You have to work harder these days to sell music and it can't get harder than selling the compilation album in an age where everyone compiles their own. Exclusions are comps of specially-commissioned or hard-to-find tracks with some kind of plot to their conjugation. 'Burning Sounds' bags up 20 'power pop' songs spanning 25 years and is gleefully wilful in eschewing many of the usual suspects for esoteria. A fine job is done of dusting down the likes of XTC spin-off The Dukes of Stratosphear, the Head brothers' pre-Shack incarnation The Pale Fountains, Wah's Pete Wylie, the deeply obscure as well as earlier acts such as The Babys. The US offers treats in the more mainstream Flamin' Grooves who kick the set off with their early 70's classic, 'Shake Some Action' while cult act, Jellyfish, is in with 1990's 'Baby's Coming Back'. Brian Wilson is much evoked and no less so than in The Raspberries 'Overnight Sensation (Hit Record)' while the influence of Lennon and McCartney is measured in contributions by the likes of Brinsley Schwartz, Klaatu, Orange, peaking with Beatles parodists The Rutles, whose Neil Innes' debt to the Fab Two dates to his earlier work with The Bonzo Dog Band. Packed with snap and vim, 'Burning Sounds' is a pacy slice through garage/pop music history.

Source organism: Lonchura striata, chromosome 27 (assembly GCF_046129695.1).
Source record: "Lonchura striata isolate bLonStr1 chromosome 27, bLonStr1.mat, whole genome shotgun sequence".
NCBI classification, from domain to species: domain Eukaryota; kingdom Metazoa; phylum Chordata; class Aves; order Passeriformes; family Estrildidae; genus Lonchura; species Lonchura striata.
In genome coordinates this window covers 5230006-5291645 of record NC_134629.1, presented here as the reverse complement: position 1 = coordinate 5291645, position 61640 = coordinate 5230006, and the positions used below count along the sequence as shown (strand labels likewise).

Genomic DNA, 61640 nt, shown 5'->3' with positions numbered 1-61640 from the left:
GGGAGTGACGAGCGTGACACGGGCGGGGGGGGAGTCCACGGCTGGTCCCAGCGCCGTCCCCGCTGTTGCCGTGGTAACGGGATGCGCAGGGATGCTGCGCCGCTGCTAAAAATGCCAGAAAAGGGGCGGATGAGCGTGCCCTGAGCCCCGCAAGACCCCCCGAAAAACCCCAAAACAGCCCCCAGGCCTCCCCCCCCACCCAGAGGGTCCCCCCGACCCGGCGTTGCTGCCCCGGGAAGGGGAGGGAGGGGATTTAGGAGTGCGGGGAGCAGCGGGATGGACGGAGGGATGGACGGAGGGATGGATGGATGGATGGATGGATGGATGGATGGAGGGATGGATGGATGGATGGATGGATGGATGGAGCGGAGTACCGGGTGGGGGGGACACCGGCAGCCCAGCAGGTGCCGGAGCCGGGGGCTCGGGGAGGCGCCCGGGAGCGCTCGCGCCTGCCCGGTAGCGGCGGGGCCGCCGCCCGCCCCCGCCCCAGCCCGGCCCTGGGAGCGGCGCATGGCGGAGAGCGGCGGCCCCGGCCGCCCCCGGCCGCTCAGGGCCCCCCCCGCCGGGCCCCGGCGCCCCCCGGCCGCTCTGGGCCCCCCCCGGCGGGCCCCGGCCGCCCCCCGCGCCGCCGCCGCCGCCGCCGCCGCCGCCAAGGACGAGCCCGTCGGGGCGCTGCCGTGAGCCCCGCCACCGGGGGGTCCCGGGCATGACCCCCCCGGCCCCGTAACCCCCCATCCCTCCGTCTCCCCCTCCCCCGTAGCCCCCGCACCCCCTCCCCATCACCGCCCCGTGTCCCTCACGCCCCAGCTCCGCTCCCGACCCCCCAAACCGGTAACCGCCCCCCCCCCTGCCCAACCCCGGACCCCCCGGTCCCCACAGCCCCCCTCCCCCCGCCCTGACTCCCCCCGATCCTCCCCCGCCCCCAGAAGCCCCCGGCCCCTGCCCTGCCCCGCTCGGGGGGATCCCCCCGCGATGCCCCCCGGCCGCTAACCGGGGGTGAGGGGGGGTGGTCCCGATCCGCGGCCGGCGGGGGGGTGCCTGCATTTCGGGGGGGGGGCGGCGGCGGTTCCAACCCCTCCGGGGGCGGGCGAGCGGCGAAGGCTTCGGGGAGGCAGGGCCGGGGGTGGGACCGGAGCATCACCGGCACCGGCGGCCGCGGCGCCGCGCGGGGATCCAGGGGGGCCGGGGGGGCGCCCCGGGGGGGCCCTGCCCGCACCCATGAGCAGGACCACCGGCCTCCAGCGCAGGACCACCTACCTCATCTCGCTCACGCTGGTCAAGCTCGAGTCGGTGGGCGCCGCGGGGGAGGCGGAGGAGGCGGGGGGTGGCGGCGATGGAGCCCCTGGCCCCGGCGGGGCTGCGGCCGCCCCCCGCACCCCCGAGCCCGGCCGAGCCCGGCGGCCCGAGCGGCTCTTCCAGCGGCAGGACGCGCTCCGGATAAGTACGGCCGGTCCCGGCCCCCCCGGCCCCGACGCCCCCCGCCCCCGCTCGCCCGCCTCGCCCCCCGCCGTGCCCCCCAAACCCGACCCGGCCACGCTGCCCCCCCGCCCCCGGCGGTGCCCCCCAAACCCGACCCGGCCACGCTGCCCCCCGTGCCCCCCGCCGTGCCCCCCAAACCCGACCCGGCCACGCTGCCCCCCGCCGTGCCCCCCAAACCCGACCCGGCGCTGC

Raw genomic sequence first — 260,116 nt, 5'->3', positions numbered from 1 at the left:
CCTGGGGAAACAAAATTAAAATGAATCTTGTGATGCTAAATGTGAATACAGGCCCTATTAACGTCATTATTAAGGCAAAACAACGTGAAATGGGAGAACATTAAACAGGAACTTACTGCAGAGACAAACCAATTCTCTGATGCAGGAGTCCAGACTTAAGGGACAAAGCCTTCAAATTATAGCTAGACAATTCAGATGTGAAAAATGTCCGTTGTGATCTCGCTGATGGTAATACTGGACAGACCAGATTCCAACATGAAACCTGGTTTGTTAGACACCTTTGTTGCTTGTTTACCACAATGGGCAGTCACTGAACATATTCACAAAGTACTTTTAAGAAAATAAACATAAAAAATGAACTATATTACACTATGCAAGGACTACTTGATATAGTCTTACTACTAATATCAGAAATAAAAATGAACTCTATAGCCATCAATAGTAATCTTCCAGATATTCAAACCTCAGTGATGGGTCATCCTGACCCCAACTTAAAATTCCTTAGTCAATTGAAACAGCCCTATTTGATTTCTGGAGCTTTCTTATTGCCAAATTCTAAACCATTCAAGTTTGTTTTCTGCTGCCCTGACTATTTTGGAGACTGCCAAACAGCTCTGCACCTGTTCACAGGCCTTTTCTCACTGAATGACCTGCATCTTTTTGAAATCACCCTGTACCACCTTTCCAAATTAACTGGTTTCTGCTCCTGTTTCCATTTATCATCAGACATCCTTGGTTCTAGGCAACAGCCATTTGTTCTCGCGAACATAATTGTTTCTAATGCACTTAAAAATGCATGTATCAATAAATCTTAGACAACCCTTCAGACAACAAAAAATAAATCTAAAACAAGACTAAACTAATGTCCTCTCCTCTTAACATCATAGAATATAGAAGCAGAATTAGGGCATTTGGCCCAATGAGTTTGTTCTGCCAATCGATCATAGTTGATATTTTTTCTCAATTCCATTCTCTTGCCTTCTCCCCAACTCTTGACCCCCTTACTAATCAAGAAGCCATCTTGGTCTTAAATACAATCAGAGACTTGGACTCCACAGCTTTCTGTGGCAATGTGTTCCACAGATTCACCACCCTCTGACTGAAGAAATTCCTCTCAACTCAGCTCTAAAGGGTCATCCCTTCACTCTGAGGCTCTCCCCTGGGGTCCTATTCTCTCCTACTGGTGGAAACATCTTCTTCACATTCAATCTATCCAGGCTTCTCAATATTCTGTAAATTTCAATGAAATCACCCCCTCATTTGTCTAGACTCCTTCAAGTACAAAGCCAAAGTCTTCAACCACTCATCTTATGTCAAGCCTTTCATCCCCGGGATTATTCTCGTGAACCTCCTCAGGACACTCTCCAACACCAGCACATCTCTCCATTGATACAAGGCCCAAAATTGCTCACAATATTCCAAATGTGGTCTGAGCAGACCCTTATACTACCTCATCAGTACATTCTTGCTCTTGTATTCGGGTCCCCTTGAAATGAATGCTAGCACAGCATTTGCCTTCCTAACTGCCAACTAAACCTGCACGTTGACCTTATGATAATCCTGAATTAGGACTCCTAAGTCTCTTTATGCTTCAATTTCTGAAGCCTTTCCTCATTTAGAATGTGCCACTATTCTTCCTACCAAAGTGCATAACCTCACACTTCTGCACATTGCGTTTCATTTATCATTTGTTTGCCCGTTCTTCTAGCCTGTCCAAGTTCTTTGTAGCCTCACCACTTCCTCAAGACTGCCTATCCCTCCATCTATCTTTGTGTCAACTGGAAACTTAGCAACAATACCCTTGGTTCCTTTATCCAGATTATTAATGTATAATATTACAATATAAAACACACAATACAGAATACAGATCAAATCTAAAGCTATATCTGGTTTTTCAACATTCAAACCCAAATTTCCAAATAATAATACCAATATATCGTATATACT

There's no doubt that the world needs a good power pop anthology - and I bought this based on a couple of tracks I loved, and a couple of bands I liked - but I have to say its a bit of a disappointment; all over the place really. What is power pop after all? Its that post-Beatles/Who type of tuneful rock music that has singularly failed to make the charts in the next 30 years. Its Badfinger's "Come and Get it", its "I think we're alone now" (in any version), its Big Star (not included here) doing "Thirteen" - and perhaps over the last few years its been Elliot Smith at his best, or even the Posies "Frosting on the Beater" - yet, none of these are included here, and it reeks a little of those poorly focussed Northern Soul compilations that major labels come out with now and then. There are gems - the Pursuit of Happiness "Hard to Laugh" (one of the songs I already had) remains a wonder, but I kind of think that latterday Liverpool could have been better served than with the Pete Wylie and Pale Fountains tracks included here. And the best power pop track of the 80s - Cheap Trick's "If you want my love, you've got it" - is nowhere to be found. What you most notice is how this compilation is more pop and less power, which kind of misses the point. Power pop begat glam, and more recently, "indie" owes it a debt, but this album is a missed opportunity. Give me the keys to the vaults and I'll come up with something far better!